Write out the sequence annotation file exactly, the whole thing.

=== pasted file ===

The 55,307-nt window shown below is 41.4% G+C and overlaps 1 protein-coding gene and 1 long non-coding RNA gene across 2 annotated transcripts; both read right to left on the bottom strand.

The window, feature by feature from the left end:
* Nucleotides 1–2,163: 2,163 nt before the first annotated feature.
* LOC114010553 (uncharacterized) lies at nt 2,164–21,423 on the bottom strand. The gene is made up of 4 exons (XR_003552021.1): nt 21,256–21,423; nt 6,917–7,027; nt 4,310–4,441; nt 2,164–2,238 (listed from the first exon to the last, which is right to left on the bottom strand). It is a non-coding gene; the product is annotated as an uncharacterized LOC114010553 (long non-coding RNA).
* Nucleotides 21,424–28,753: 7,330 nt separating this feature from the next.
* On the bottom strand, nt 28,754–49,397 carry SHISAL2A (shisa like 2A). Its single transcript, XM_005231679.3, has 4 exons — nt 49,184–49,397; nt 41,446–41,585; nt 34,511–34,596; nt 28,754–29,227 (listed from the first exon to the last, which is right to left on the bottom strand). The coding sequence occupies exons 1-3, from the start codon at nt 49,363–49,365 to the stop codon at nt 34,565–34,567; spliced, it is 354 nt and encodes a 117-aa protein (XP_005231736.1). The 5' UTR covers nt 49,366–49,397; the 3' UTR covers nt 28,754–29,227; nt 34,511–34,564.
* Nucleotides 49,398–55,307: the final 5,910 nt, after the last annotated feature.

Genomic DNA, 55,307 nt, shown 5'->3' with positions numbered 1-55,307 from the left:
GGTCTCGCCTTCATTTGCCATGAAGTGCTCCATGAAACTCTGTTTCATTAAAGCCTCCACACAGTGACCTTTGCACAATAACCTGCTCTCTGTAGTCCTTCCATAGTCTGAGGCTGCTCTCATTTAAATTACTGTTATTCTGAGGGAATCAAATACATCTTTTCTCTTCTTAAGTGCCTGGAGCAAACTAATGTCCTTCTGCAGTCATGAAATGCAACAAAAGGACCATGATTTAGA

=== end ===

The 55,307-nt window shown below is 41.4% G+C and overlaps 1 protein-coding gene and 1 long non-coding RNA gene across 2 annotated transcripts; both read right to left on the bottom strand.

The window, feature by feature from the left end:
* Nucleotides 1–2,163: 2,163 nt before the first annotated feature.
* LOC114010553 (uncharacterized) lies at nt 2,164–21,423 on the bottom strand. The gene is made up of 4 exons (XR_003552021.1): nt 21,256–21,423; nt 6,917–7,027; nt 4,310–4,441; nt 2,164–2,238 (listed from the first exon to the last, which is right to left on the bottom strand). It is a non-coding gene; the product is annotated as an uncharacterized LOC114010553 (long non-coding RNA).
* Nucleotides 21,424–28,753: 7,330 nt separating this feature from the next.
* On the bottom strand, nt 28,754–49,397 carry SHISAL2A (shisa like 2A). Its single transcript, XM_005231679.3, has 4 exons — nt 49,184–49,397; nt 41,446–41,585; nt 34,511–34,596; nt 28,754–29,227 (listed from the first exon to the last, which is right to left on the bottom strand). The coding sequence occupies exons 1-3, from the start codon at nt 49,363–49,365 to the stop codon at nt 34,565–34,567; spliced, it is 354 nt and encodes a 117-aa protein (XP_005231736.1). The 5' UTR covers nt 49,366–49,397; the 3' UTR covers nt 28,754–29,227; nt 34,511–34,564.
* Nucleotides 49,398–55,307: the final 5,910 nt, after the last annotated feature.

Genomic DNA, 55,307 nt, shown 5'->3' with positions numbered 1-55,307 from the left:
GGTCTCGCCTTCATTTGCCATGAAGTGCTCCATGAAACTCTGTTTCATTAAAGCCTCCACACAGTGACCTTTGCACAATAACCTGCTCTCTGTAGTCCTTCCATAGTCTGAGGCTGCTCTCATTTAAATTACTGTTATTCTGAGGGAATCAAATACATCTTTTCTCTTCTTAAGTGCCTGGAGCAAACTAATGTCCTTCTGCAGTCATGAAATGCAACAAAAGGACCATGATTTAGA